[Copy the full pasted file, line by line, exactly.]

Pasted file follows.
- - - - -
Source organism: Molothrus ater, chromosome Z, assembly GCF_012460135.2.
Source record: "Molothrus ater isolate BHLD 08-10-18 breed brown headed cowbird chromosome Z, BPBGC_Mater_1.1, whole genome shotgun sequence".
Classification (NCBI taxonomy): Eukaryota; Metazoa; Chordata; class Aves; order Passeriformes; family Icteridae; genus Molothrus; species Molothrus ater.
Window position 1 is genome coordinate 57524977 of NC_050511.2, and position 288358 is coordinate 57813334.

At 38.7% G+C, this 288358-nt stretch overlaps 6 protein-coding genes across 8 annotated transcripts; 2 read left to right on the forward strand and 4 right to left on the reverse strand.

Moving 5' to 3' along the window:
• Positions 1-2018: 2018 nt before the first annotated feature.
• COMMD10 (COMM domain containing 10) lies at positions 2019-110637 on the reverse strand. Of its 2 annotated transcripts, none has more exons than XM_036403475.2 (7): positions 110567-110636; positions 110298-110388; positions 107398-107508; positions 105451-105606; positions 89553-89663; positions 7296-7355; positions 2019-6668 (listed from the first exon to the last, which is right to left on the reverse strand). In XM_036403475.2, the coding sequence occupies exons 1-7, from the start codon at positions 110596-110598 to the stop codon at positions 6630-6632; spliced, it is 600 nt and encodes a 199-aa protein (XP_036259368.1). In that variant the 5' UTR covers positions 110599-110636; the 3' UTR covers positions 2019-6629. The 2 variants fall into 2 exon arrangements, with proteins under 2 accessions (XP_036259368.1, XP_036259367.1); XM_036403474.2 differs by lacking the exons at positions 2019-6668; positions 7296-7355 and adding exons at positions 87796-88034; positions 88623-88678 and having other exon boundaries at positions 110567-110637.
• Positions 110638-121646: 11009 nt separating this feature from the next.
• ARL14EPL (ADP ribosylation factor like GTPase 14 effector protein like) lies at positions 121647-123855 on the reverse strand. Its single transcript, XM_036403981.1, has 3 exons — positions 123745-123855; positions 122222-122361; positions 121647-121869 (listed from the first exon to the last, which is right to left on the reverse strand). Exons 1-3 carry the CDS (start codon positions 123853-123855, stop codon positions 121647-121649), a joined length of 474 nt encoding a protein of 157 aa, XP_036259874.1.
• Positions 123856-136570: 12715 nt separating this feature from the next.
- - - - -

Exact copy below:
Source organism: Molothrus ater, chromosome Z, assembly GCF_012460135.2.
Source record: "Molothrus ater isolate BHLD 08-10-18 breed brown headed cowbird chromosome Z, BPBGC_Mater_1.1, whole genome shotgun sequence".
Classification (NCBI taxonomy): Eukaryota; Metazoa; Chordata; class Aves; order Passeriformes; family Icteridae; genus Molothrus; species Molothrus ater.
Window position 1 is genome coordinate 57524977 of NC_050511.2, and position 288358 is coordinate 57813334.

At 38.7% G+C, this 288358-nt stretch overlaps 6 protein-coding genes across 8 annotated transcripts; 2 read left to right on the forward strand and 4 right to left on the reverse strand.

Moving 5' to 3' along the window:
• Positions 1-2018: 2018 nt before the first annotated feature.
• COMMD10 (COMM domain containing 10) lies at positions 2019-110637 on the reverse strand. Of its 2 annotated transcripts, none has more exons than XM_036403475.2 (7): positions 110567-110636; positions 110298-110388; positions 107398-107508; positions 105451-105606; positions 89553-89663; positions 7296-7355; positions 2019-6668 (listed from the first exon to the last, which is right to left on the reverse strand). In XM_036403475.2, the coding sequence occupies exons 1-7, from the start codon at positions 110596-110598 to the stop codon at positions 6630-6632; spliced, it is 600 nt and encodes a 199-aa protein (XP_036259368.1). In that variant the 5' UTR covers positions 110599-110636; the 3' UTR covers positions 2019-6629. The 2 variants fall into 2 exon arrangements, with proteins under 2 accessions (XP_036259368.1, XP_036259367.1); XM_036403474.2 differs by lacking the exons at positions 2019-6668; positions 7296-7355 and adding exons at positions 87796-88034; positions 88623-88678 and having other exon boundaries at positions 110567-110637.
• Positions 110638-121646: 11009 nt separating this feature from the next.
• ARL14EPL (ADP ribosylation factor like GTPase 14 effector protein like) lies at positions 121647-123855 on the reverse strand. Its single transcript, XM_036403981.1, has 3 exons — positions 123745-123855; positions 122222-122361; positions 121647-121869 (listed from the first exon to the last, which is right to left on the reverse strand). Exons 1-3 carry the CDS (start codon positions 123853-123855, stop codon positions 121647-121649), a joined length of 474 nt encoding a protein of 157 aa, XP_036259874.1.
• Positions 123856-136570: 12715 nt separating this feature from the next.